The Blacksmiths Table Restaurant Washington Village closes after 25 years
|Photo by me taken in 1989/1990|
During this recession, there have been a number of new restaurants that have opened and continue to survive. In 2009, a new Italian restaurant, Amiros, open up in what was The George pub in Harraton. This restaurant is always busy at weekends, whenever I go there with my wife. Having our young children with us, we tend to go for the early evening slot between 5pm and 7pm, and it's always busy then. By the time we leave the restaurant, it is practically full - with diners who honour their reservations (unlike The Blacksmith Table's customers apparently). Similarly, The Tavistok Italian restaurant at Portobello, Birtley, which opened up a couple of years ago, is also very popular. There are many other "gastro" type pubs in the areas around Washington that continue to thrive.
Back in June 1988, I visited the Blacksmiths Table restaurant,for the first time, shortly after it had opened, and I loved it: the building, its interior, even the menu - which had dishes with local or historical names e.g. Barmston Bird . Back then, what I thought was quaint, novel, and appetising even, 20 years later, I found to be tired alliterations which were bordering on the fraudulent - especially given the trend over recent years for "locally sourced" produce: Barmston is a grim council estate - not an organic farm*.
The owners tried too hard to be an up-market restaurant, had pretensions of grandeur, aspired to haute cuisine - but could never deliver gourmet food. It was pricey too. I would visit every few years or so, expecting an improvement, but like Charlie Brown in the long running gag in the Peanuts cartoon - where Lucy pulls the (American) football out of the way just before Charlie kicks it, I would end up a crumpled heap on the floor, figuratively speaking, bitterly disappointed.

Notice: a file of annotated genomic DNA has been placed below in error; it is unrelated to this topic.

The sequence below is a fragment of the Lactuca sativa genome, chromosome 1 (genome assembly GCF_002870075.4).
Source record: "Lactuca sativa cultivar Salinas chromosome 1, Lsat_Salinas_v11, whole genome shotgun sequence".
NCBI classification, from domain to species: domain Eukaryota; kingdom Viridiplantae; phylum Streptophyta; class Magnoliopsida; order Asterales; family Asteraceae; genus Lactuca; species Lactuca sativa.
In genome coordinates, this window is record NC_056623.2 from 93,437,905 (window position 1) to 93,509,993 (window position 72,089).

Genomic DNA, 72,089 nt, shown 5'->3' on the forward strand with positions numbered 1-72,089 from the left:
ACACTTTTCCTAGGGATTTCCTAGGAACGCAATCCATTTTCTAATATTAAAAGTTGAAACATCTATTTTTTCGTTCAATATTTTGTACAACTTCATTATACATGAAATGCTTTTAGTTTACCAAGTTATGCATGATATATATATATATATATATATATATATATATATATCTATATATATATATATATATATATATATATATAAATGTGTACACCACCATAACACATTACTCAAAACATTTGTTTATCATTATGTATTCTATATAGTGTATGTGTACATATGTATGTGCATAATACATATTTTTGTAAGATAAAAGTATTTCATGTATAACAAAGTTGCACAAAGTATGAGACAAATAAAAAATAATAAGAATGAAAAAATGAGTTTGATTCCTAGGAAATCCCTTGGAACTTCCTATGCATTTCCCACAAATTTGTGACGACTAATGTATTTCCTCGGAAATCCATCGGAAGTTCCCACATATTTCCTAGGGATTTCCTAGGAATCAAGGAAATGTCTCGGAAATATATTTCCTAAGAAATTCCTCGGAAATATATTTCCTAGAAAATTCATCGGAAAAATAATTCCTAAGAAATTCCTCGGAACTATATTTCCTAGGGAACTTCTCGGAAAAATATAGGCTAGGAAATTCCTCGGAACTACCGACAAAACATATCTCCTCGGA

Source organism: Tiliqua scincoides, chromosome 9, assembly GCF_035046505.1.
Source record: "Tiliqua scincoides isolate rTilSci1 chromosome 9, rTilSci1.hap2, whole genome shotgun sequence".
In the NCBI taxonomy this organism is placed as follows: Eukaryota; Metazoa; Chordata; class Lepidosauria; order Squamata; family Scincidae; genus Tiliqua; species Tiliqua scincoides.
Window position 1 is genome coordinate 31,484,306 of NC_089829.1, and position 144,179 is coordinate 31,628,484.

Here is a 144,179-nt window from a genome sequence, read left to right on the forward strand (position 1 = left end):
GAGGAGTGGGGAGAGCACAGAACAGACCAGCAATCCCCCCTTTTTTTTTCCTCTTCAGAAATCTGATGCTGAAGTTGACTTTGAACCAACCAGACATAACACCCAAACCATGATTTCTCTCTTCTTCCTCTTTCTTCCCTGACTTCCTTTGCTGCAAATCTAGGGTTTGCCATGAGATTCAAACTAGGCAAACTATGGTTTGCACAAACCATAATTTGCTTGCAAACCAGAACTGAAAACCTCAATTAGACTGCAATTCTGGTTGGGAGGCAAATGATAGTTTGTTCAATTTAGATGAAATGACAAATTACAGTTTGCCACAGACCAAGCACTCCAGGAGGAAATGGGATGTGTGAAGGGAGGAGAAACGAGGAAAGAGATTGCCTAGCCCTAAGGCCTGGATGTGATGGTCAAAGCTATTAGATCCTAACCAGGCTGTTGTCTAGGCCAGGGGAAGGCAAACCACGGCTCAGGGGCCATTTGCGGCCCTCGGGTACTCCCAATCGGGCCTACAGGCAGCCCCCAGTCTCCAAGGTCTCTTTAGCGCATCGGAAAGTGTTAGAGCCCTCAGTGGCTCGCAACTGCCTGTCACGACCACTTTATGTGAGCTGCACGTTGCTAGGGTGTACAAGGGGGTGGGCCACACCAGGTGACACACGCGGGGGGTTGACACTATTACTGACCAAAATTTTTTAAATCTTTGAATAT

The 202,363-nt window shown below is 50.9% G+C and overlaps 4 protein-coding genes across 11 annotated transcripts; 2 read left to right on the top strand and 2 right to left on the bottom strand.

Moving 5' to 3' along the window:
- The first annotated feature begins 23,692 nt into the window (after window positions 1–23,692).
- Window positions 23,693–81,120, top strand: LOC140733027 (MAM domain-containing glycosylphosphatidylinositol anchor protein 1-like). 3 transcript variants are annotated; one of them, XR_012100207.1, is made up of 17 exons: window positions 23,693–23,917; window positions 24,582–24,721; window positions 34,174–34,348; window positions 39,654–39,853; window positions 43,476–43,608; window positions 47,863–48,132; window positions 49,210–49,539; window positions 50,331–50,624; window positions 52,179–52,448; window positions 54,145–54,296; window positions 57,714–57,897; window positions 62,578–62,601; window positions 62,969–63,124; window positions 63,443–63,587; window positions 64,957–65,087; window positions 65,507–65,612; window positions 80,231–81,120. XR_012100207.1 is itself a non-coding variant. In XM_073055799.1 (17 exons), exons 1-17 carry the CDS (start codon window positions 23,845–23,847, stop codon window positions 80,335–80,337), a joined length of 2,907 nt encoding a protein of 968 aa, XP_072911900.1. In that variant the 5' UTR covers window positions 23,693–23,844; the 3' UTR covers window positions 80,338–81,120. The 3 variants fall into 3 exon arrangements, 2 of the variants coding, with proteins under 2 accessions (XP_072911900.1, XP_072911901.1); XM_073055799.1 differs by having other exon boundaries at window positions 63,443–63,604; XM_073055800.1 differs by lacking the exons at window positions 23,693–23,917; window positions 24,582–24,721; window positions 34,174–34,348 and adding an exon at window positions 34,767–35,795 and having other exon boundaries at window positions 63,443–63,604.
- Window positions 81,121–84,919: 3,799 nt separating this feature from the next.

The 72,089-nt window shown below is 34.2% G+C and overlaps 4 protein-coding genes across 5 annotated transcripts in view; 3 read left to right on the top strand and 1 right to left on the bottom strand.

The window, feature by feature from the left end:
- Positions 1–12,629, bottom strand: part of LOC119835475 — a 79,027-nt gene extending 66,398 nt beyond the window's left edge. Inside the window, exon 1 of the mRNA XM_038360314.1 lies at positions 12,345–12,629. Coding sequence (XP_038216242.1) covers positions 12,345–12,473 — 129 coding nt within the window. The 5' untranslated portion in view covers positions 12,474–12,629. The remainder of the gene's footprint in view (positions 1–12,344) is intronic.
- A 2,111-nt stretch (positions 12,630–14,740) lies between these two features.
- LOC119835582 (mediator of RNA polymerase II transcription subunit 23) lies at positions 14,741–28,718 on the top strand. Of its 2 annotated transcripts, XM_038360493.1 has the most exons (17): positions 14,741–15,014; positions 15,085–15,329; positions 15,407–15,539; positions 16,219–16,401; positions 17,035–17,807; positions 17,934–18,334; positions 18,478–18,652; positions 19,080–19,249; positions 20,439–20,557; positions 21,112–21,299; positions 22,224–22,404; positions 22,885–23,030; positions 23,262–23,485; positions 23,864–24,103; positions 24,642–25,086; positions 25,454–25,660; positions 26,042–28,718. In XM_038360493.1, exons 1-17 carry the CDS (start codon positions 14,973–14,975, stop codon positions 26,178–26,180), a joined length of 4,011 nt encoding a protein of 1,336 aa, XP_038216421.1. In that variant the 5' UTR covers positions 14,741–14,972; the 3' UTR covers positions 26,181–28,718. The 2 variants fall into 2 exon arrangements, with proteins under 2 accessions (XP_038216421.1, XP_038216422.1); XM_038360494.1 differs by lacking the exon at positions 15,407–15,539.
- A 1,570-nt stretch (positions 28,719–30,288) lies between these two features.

One criticism of the restaurant was that the tables were crammed in; this is true but it didn't feel like it when you were dining. Intimate perhaps, but my problem was with the small bar area you were forced to sit in before waiting an age to be shown to your table; having to go throughout the rigmarole, the tired ritual, where the restaurant owner explains patronisingly, but with some flourish, how the menu worked and what was on.
You cannot but admire his ability, stamina and acting ability; how many times over the last 25 years has he delivered the same routine to every diner - with the same dollop of theatre and smugness, as if it was his first time. Even if he delivered the line "You realise, I really do know more about food and wine than you do", you would feel compelled to agree with him and be thankful you had been allowed on to this hallowed establishment.
Last time I was there though, I did feel sorry for him, his heart did not appear to be in it, but as if he had to go through the motions to earn his crust. Perhaps it was the fake bonhomie which kept punters coming back for more - the restaurant did have a local loyal customer base - but for me, it never masked the poor quality of the dishes served up.
Sorry Blacksmiths Table, sad to see you go, but I really do hope a revamped restaurant opens in its place soon.
* Aye OK, I know, there is a farm in Barmston - but it doesn't supply Barmston Bird or any other produce to The Blacksmith Table. Oh, and there are some nice parts in Barmston, including "Snob Hill".
|"...repeat, cafe is now closed - i'm off to Carricks for my doughnuts. . over"|